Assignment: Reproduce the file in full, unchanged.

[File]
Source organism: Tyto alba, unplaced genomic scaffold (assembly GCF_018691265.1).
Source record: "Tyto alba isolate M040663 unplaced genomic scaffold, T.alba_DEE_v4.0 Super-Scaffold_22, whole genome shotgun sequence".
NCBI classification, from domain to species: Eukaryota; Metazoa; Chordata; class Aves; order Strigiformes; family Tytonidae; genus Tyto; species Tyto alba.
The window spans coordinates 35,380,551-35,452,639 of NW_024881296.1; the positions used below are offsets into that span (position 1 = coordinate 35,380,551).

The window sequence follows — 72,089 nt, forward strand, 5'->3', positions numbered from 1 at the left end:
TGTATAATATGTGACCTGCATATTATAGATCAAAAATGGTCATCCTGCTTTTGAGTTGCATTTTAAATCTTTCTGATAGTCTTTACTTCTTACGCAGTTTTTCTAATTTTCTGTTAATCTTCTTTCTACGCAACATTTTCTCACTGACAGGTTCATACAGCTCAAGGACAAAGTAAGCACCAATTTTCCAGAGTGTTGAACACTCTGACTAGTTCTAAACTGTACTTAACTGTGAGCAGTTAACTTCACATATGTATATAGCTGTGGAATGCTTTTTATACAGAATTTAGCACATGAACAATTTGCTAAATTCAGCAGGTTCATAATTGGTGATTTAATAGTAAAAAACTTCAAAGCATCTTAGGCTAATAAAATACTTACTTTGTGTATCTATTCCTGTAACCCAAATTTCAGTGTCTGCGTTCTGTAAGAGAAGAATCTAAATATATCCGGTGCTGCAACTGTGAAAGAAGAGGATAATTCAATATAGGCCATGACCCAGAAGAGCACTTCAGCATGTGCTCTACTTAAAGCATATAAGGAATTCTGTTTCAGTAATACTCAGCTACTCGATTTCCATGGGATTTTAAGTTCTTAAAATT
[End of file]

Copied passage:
Source organism: Tyto alba, unplaced genomic scaffold (assembly GCF_018691265.1).
Source record: "Tyto alba isolate M040663 unplaced genomic scaffold, T.alba_DEE_v4.0 Super-Scaffold_22, whole genome shotgun sequence".
NCBI classification, from domain to species: Eukaryota; Metazoa; Chordata; class Aves; order Strigiformes; family Tytonidae; genus Tyto; species Tyto alba.
The window spans coordinates 35,380,551-35,452,639 of NW_024881296.1; the positions used below are offsets into that span (position 1 = coordinate 35,380,551).

The window sequence follows — 72,089 nt, forward strand, 5'->3', positions numbered from 1 at the left end:
TGTATAATATGTGACCTGCATATTATAGATCAAAAATGGTCATCCTGCTTTTGAGTTGCATTTTAAATCTTTCTGATAGTCTTTACTTCTTACGCAGTTTTTCTAATTTTCTGTTAATCTTCTTTCTACGCAACATTTTCTCACTGACAGGTTCATACAGCTCAAGGACAAAGTAAGCACCAATTTTCCAGAGTGTTGAACACTCTGACTAGTTCTAAACTGTACTTAACTGTGAGCAGTTAACTTCACATATGTATATAGCTGTGGAATGCTTTTTATACAGAATTTAGCACATGAACAATTTGCTAAATTCAGCAGGTTCATAATTGGTGATTTAATAGTAAAAAACTTCAAAGCATCTTAGGCTAATAAAATACTTACTTTGTGTATCTATTCCTGTAACCCAAATTTCAGTGTCTGCGTTCTGTAAGAGAAGAATCTAAATATATCCGGTGCTGCAACTGTGAAAGAAGAGGATAATTCAATATAGGCCATGACCCAGAAGAGCACTTCAGCATGTGCTCTACTTAAAGCATATAAGGAATTCTGTTTCAGTAATACTCAGCTACTCGATTTCCATGGGATTTTAAGTTCTTAAAATT